This paper recognises that the irrigation sector provides a rich source of experience and lessons in user participation. It argues that participation by farmers in system design and management helps to ensure sustainability of the system, reduces the public expenditure burden, and improves efficiency, equity and standards of service. The report further presents that mobilising support at all levels and establishing the participatory process, however, involves costs; this also demands knowledge of the incentives facing each group of stakeholders, and of the essential elements in building effective usersÆ organisations. The paper costs, benefits and limitations involved in participation in this irrigation projects, it looks at the role and the incentives required in engaging the various participants, who are World Bank Task Managers, Policy Makers, Agency Staff, Farmers and others. Lessons learnt in organising Farmer Participation in different contexts is discussed and finally the process of building participation into the projects cycle through identification, preparation, appraisal supervision and evaluation is discussed.
This paper examines the landcare movement in Australia and argues that in spite of the undoubted success in terms of mobilising community activity and in raising public awareness, there has been a failure to make a significant difference to the problem of natural resource degradation This is seen as a consequence of a lack of support from government and the wider public and it is argued that expecting rural communities to take responsibility for land conservation without commensurate resources to deal with it is exploitative rather than empowering. Hence, the author argues that greater public participation in the political process is required, whereby citizens and communities take a more active role in the policy making which affects them.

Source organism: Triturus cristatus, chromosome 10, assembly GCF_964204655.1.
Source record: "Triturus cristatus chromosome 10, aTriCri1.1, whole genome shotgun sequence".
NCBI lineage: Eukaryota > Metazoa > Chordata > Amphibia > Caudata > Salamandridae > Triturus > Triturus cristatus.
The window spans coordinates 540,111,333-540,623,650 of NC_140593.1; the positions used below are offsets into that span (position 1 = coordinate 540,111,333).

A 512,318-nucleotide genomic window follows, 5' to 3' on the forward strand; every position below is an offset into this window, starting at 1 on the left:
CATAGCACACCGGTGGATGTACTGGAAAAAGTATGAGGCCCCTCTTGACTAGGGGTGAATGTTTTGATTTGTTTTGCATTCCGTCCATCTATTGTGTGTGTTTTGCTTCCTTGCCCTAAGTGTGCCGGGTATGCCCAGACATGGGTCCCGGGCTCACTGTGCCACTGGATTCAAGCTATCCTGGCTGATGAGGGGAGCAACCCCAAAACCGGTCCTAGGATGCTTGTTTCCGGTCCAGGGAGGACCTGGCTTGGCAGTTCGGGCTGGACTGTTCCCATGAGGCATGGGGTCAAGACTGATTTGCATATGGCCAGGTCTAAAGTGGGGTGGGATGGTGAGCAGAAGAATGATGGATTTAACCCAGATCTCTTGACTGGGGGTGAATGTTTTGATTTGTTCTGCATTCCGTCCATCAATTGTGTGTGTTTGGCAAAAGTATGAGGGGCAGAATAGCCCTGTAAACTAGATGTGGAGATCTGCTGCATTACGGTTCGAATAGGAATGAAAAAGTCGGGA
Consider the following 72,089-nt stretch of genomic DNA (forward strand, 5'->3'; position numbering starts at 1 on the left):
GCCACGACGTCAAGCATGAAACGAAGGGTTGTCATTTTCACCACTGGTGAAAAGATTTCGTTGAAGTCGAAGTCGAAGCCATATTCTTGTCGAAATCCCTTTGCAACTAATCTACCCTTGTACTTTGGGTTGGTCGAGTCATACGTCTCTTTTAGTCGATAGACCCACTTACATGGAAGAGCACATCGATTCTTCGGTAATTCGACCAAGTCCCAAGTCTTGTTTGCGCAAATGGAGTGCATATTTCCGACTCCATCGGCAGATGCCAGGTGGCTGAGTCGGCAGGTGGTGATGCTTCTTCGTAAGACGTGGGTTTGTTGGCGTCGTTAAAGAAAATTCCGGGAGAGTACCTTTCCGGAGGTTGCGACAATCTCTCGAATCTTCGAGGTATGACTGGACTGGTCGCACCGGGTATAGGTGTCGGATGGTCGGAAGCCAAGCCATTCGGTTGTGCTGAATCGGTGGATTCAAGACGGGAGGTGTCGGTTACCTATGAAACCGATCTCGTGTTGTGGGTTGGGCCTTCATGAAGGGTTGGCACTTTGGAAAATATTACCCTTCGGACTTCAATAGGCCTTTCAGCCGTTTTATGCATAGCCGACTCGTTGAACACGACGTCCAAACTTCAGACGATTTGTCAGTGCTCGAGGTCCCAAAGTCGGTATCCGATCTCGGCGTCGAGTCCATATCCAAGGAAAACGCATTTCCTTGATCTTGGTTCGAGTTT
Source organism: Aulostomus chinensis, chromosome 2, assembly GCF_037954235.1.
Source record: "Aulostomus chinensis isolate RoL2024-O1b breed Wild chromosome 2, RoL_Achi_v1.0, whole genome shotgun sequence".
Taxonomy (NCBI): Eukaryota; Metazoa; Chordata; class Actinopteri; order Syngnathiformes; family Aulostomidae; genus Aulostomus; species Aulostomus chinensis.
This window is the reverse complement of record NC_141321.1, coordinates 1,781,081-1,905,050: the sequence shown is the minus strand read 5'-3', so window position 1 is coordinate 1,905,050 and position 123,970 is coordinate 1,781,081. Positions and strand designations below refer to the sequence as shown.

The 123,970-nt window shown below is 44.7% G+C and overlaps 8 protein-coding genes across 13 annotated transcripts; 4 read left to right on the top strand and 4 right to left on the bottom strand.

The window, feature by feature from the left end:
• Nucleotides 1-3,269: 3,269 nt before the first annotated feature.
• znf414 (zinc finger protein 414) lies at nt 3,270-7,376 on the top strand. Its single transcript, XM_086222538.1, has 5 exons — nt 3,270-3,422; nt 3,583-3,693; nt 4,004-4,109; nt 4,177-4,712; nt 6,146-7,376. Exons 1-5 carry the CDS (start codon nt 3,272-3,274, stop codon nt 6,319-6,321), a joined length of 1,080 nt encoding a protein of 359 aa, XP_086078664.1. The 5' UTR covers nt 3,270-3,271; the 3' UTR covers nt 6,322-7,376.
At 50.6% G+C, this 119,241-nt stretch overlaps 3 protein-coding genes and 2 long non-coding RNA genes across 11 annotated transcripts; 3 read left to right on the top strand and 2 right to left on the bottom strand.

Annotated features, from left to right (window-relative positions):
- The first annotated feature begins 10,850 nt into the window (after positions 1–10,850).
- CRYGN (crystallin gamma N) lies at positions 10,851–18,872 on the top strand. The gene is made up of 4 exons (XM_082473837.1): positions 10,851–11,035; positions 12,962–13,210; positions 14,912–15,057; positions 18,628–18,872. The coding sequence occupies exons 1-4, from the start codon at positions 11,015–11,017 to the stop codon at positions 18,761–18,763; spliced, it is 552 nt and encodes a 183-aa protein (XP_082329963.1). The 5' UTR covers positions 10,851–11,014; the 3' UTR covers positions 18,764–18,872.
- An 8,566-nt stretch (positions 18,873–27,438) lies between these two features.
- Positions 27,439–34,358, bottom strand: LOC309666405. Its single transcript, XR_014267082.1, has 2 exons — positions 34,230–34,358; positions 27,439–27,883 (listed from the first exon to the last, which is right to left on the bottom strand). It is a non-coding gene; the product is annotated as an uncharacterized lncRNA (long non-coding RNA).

Sustainability indicators and soil conservation: a participatory impact study and self-evaluation of the catchment approach of the ministry of agriculture, Kenya
The paper summarises a participatory impact study in Kenya. PRA was used in six catchments in different agro-ecological areas to assess the linkages between the process of implementation and the impacts on the communities. A framework of sustainability indicators developed by IIED was used to organize field analysis and report writing. The impact study was seen by the Ministry of Agriculture as a self-evaluation of the branchÆs operational procedures, since the results are being used to organize field analysis and report writing.